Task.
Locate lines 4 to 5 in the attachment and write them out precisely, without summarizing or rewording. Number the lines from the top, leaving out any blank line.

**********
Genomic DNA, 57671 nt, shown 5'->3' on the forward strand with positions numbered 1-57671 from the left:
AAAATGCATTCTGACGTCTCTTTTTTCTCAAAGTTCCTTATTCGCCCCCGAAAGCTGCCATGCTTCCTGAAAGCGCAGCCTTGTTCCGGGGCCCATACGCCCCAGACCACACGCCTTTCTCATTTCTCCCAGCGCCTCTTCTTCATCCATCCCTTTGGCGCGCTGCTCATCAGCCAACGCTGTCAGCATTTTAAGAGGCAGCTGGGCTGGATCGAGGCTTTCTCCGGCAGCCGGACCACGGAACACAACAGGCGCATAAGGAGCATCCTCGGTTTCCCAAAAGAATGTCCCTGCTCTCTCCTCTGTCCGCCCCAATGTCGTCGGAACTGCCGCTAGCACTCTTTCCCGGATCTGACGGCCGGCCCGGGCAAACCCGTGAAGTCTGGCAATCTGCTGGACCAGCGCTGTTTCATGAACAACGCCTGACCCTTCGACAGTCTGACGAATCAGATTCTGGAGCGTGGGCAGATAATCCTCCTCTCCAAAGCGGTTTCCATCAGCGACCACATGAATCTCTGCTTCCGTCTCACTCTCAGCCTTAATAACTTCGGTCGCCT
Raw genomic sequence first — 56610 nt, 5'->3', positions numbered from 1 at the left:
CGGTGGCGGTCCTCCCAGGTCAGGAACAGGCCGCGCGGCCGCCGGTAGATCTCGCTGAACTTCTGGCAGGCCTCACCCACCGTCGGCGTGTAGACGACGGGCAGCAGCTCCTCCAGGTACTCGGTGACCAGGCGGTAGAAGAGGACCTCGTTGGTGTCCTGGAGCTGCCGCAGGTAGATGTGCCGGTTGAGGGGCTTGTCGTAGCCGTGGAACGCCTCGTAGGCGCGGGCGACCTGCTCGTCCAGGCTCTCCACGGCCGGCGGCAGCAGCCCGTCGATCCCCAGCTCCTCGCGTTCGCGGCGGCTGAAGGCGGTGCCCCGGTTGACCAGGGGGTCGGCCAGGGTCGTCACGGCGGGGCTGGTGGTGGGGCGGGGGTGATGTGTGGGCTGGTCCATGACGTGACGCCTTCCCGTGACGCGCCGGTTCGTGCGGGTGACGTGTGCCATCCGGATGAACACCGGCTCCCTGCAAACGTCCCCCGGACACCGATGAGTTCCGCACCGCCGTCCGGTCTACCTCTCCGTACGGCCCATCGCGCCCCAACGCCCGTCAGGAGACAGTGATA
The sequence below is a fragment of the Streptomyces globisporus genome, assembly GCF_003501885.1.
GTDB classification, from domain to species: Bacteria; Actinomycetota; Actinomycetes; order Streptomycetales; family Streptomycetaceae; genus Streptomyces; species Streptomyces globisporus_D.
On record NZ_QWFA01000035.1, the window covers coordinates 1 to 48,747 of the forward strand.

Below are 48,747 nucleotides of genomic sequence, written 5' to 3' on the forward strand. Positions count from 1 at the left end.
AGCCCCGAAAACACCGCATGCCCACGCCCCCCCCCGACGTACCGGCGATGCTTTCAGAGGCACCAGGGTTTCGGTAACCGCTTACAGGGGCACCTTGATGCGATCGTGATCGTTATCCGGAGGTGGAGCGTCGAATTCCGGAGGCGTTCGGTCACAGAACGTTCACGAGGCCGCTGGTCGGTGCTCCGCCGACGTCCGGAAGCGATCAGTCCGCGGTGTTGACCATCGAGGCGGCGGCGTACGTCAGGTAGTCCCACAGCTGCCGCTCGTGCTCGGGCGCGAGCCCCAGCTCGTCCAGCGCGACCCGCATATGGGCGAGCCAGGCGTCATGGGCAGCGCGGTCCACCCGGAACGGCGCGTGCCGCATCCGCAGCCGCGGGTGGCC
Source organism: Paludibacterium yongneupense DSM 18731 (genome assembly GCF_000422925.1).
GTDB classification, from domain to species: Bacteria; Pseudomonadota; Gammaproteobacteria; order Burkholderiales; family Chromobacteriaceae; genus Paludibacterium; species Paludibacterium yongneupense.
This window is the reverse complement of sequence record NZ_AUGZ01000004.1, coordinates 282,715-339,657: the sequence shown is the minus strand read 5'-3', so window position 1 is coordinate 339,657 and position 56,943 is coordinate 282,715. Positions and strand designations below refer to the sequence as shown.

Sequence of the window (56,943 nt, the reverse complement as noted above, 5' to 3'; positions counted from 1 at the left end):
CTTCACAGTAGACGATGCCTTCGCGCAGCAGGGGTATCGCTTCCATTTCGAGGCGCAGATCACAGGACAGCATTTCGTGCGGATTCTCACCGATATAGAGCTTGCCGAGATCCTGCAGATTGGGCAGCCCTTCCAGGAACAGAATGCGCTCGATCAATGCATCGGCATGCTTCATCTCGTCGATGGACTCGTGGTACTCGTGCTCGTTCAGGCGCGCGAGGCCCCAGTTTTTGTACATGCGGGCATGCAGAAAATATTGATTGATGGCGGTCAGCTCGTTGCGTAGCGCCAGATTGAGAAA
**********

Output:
CGGTGGCGGTCCTCCCAGGTCAGGAACAGGCCGCGCGGCCGCCGGTAGATCTCGCTGAACTTCTGGCAGGCCTCACCCACCGTCGGCGTGTAGACGACGGGCAGCAGCTCCTCCAGGTACTCGGTGACCAGGCGGTAGAAGAGGACCTCGTTGGTGTCCTGGAGCTGCCGCAGGTAGATGTGCCGGTTGAGGGGCTTGTCGTAGCCGTGGAACGCCTCGTAGGCGCGGGCGACCTGCTCGTCCAGGCTCTCCACGGCCGGCGGCAGCAGCCCGTCGATCCCCAGCTCCTCGCGTTCGCGGCGGCTGAAGGCGGTGCCCCGGTTGACCAGGGGGTCGGCCAGGGTCGTCACGGCGGGGCTGGTGGTGGGGCGGGGGTGATGTGTGGGCTGGTCCATGACGTGACGCCTTCCCGTGACGCGCCGGTTCGTGCGGGTGACGTGTGCCATCCGGATGAACACCGGCTCCCTGCAAACGTCCCCCGGACACCGATGAGTTCCGCACCGCCGTCCGGTCTACCTCTCCGTACGGCCCATCGCGCCCCAACGCCCGTCAGGAGACAGTGATA
The sequence below is a fragment of the Streptomyces globisporus genome, assembly GCF_003501885.1.